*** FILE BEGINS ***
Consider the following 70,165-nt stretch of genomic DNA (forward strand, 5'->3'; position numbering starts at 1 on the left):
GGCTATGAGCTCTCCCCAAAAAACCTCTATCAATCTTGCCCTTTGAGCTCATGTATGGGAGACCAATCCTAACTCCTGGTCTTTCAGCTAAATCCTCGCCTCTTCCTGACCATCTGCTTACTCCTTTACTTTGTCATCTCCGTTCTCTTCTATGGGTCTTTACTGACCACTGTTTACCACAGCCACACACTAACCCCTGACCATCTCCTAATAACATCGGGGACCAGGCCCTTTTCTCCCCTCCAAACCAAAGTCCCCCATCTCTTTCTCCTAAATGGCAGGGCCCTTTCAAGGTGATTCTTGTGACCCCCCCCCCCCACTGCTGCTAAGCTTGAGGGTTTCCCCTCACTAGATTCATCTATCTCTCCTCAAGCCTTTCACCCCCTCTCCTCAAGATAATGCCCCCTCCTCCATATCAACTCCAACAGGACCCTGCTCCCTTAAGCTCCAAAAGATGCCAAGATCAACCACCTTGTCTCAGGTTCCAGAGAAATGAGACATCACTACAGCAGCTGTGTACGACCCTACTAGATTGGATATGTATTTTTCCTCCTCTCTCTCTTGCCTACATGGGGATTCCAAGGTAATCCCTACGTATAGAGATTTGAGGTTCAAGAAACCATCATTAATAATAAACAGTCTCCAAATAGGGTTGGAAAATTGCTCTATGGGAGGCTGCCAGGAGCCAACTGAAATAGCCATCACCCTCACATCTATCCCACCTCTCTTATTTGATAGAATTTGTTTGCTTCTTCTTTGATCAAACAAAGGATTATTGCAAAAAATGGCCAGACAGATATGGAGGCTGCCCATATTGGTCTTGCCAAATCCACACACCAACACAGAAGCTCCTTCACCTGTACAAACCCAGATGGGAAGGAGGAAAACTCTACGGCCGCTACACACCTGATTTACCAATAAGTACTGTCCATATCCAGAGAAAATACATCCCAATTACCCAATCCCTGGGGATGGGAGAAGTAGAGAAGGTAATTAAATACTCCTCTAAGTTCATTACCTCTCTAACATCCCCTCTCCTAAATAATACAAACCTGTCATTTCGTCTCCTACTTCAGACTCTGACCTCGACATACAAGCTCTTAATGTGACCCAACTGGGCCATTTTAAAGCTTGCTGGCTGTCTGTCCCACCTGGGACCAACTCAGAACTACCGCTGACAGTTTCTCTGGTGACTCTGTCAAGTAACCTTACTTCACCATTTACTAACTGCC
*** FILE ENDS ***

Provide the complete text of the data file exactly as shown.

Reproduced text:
Consider the following 70,165-nt stretch of genomic DNA (forward strand, 5'->3'; position numbering starts at 1 on the left):
GGCTATGAGCTCTCCCCAAAAAACCTCTATCAATCTTGCCCTTTGAGCTCATGTATGGGAGACCAATCCTAACTCCTGGTCTTTCAGCTAAATCCTCGCCTCTTCCTGACCATCTGCTTACTCCTTTACTTTGTCATCTCCGTTCTCTTCTATGGGTCTTTACTGACCACTGTTTACCACAGCCACACACTAACCCCTGACCATCTCCTAATAACATCGGGGACCAGGCCCTTTTCTCCCCTCCAAACCAAAGTCCCCCATCTCTTTCTCCTAAATGGCAGGGCCCTTTCAAGGTGATTCTTGTGACCCCCCCCCCCCACTGCTGCTAAGCTTGAGGGTTTCCCCTCACTAGATTCATCTATCTCTCCTCAAGCCTTTCACCCCCTCTCCTCAAGATAATGCCCCCTCCTCCATATCAACTCCAACAGGACCCTGCTCCCTTAAGCTCCAAAAGATGCCAAGATCAACCACCTTGTCTCAGGTTCCAGAGAAATGAGACATCACTACAGCAGCTGTGTACGACCCTACTAGATTGGATATGTATTTTTCCTCCTCTCTCTCTTGCCTACATGGGGATTCCAAGGTAATCCCTACGTATAGAGATTTGAGGTTCAAGAAACCATCATTAATAATAAACAGTCTCCAAATAGGGTTGGAAAATTGCTCTATGGGAGGCTGCCAGGAGCCAACTGAAATAGCCATCACCCTCACATCTATCCCACCTCTCTTATTTGATAGAATTTGTTTGCTTCTTCTTTGATCAAACAAAGGATTATTGCAAAAAATGGCCAGACAGATATGGAGGCTGCCCATATTGGTCTTGCCAAATCCACACACCAACACAGAAGCTCCTTCACCTGTACAAACCCAGATGGGAAGGAGGAAAACTCTACGGCCGCTACACACCTGATTTACCAATAAGTACTGTCCATATCCAGAGAAAATACATCCCAATTACCCAATCCCTGGGGATGGGAGAAGTAGAGAAGGTAATTAAATACTCCTCTAAGTTCATTACCTCTCTAACATCCCCTCTCCTAAATAATACAAACCTGTCATTTCGTCTCCTACTTCAGACTCTGACCTCGACATACAAGCTCTTAATGTGACCCAACTGGGCCATTTTAAAGCTTGCTGGCTGTCTGTCCCACCTGGGACCAACTCAGAACTACCGCTGACAGTTTCTCTGGTGACTCTGTCAAGTAACCTTACTTCACCATTTACTAACTGCC